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Boeing, COMAC open joint biofuel facility

October 23, 2014, Hangzhou, China - Boeing and Commercial Aircraft Corp. of China (COMAC) have opened a demonstration facility that will turn waste cooking oil, commonly referred to as "gutter oil" in China, into sustainable aviation biofuel. The two companies estimate that 1.8 billion liters of biofuel could be made annually in China from used cooking oil.


October 23, 2014
By Canadian Biomass

Topics

October 23, 2014, Hangzhou, China – Boeing and Commercial
Aircraft Corp. of China (COMAC) have opened a demonstration facility that will
turn waste cooking oil, commonly referred to as "gutter oil" in
China, into sustainable aviation biofuel. The two companies estimate that 1.8
billion liters of biofuel could be made annually in China from used cooking
oil.

 

"Strong and continuing teamwork between Boeing and
COMAC is helping our industry make progress on environmental challenges that no
single company or country can solve alone," said Ian Thomas, President,
Boeing China. "By working together for mutual benefit, we're finding
innovative ways to support China's aviation industry and build a sustainable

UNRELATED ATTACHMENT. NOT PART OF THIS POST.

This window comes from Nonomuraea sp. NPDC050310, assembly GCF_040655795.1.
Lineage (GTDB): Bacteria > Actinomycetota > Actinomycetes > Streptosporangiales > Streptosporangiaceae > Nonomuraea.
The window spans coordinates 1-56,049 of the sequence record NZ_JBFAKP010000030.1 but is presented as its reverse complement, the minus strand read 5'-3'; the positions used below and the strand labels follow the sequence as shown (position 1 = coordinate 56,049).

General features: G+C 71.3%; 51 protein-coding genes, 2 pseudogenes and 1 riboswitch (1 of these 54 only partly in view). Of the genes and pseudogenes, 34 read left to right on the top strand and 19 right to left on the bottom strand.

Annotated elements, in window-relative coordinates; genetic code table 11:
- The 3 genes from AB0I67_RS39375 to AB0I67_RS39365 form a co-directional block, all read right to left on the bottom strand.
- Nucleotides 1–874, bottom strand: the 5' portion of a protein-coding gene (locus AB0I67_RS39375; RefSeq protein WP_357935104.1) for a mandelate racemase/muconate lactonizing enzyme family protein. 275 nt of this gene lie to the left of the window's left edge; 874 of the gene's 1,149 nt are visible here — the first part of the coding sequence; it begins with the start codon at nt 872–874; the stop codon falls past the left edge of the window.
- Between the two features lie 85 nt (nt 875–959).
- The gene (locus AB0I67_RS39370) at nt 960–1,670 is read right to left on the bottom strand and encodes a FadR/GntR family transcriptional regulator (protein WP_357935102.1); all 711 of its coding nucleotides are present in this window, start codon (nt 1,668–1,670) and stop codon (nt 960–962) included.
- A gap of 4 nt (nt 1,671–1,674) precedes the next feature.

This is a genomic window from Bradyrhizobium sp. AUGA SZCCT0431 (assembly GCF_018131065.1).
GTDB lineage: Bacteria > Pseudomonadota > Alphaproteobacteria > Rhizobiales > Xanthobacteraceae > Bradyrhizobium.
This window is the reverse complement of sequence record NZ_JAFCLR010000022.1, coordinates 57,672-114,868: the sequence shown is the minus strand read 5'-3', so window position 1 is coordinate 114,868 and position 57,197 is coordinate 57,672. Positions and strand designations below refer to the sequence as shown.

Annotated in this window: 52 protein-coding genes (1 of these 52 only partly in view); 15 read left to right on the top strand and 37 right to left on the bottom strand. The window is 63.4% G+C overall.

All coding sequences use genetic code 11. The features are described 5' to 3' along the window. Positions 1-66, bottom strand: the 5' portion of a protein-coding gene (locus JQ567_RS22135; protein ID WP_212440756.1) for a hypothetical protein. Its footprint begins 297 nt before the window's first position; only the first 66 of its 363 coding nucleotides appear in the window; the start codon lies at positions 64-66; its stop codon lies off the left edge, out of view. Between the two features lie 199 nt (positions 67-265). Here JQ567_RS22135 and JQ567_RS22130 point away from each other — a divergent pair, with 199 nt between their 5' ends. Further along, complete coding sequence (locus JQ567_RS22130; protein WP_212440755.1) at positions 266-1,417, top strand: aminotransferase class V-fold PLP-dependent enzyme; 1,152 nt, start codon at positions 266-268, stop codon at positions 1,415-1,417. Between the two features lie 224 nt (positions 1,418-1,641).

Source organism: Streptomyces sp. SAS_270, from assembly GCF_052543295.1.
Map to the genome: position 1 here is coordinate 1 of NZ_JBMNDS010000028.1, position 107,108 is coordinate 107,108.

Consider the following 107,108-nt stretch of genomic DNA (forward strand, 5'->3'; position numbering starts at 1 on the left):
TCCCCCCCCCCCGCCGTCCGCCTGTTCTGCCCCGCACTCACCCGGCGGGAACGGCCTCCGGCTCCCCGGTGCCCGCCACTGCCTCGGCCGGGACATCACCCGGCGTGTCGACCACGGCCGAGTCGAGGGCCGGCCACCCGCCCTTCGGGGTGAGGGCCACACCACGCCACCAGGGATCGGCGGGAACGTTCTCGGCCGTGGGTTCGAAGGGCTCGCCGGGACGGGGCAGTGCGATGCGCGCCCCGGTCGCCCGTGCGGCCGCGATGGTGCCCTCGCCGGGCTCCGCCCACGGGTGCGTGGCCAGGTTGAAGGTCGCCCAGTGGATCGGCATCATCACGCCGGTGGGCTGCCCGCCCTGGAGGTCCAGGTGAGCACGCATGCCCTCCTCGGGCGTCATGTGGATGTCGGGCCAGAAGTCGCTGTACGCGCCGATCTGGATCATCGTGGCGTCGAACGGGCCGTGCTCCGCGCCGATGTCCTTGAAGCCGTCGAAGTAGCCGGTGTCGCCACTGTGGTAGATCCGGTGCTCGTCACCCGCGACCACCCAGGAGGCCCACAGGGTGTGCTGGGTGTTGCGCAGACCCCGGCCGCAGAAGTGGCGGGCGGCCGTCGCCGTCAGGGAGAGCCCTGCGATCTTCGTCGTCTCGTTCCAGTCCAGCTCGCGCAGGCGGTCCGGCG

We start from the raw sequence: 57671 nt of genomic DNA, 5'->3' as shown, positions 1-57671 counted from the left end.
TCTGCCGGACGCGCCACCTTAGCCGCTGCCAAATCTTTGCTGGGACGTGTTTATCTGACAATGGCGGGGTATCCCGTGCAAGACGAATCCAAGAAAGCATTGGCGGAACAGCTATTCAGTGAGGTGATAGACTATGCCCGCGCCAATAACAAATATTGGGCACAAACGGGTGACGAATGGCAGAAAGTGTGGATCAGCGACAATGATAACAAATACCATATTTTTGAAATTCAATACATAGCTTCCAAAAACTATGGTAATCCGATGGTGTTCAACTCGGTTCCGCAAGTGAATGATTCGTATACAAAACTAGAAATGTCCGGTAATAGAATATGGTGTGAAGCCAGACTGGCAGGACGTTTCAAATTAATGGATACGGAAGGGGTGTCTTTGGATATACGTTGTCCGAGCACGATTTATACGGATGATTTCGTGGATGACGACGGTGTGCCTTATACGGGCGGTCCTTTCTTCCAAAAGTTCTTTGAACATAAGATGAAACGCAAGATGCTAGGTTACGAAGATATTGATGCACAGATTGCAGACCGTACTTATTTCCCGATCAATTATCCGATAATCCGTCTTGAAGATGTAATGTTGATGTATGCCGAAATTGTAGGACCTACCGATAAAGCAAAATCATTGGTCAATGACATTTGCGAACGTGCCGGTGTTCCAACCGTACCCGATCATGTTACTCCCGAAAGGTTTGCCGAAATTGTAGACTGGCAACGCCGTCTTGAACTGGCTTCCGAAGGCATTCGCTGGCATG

future."

 

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Boeing and COMAC are sponsoring the facility, which is
called the China-U.S. Aviation Biofuel Pilot Project. It will use a technology
developed by Hangzhou Energy & Engineering Technology Co., Ltd. (HEET) to
clean contaminants from waste oils and convert it into jet fuel at a rate of
160 gallons (650 liters) per day. The project's goal is to assess the technical
feasibility and cost of producing higher volumes of biofuel.

 

"We are very happy to see the progress that has been
made in the collaboration between Boeing and COMAC, especially the achievement
in aviation biofuel technology," said Dr. Guangqiu Wang, Vice President of
COMAC's Beijing Aeronautical Science & Technology Research Institute.
"We will continue to work with Boeing in energy conservation and emissions
reduction areas to promote the sustainable development of the aviation
industry."

 

Sustainably produced biofuel, which reduces carbon emissions
by 50 to 80 percent compared to petroleum through its lifecycle, is expected to
play a key role in supporting aviation's growth while meeting environmental
goals. The Boeing Current Market Outlook has forecast that China will require
more than 6,000 new airplanes by 2033 to meet fast-growing passenger demand for
domestic and international air travel.

 

Boeing and COMAC have been collaborating since 2012 to
support the growth of China's commercial aviation industry. Their Boeing-COMAC
Aviation Energy Conservation and Emissions Reductions Technology Center in
Beijing works with Chinese universities and research institutions to expand
knowledge in areas that improve aviation's efficiency, such as aviation biofuel
and air traffic management.

 

Biofuel produced by the China-U.S. Aviation Biofuel Pilot
Project will meet international specifications approved in 2011 for jet fuel
made from plant oils and animal fats. This type of biofuel has already been
used for more than 1,600 commercial flights.


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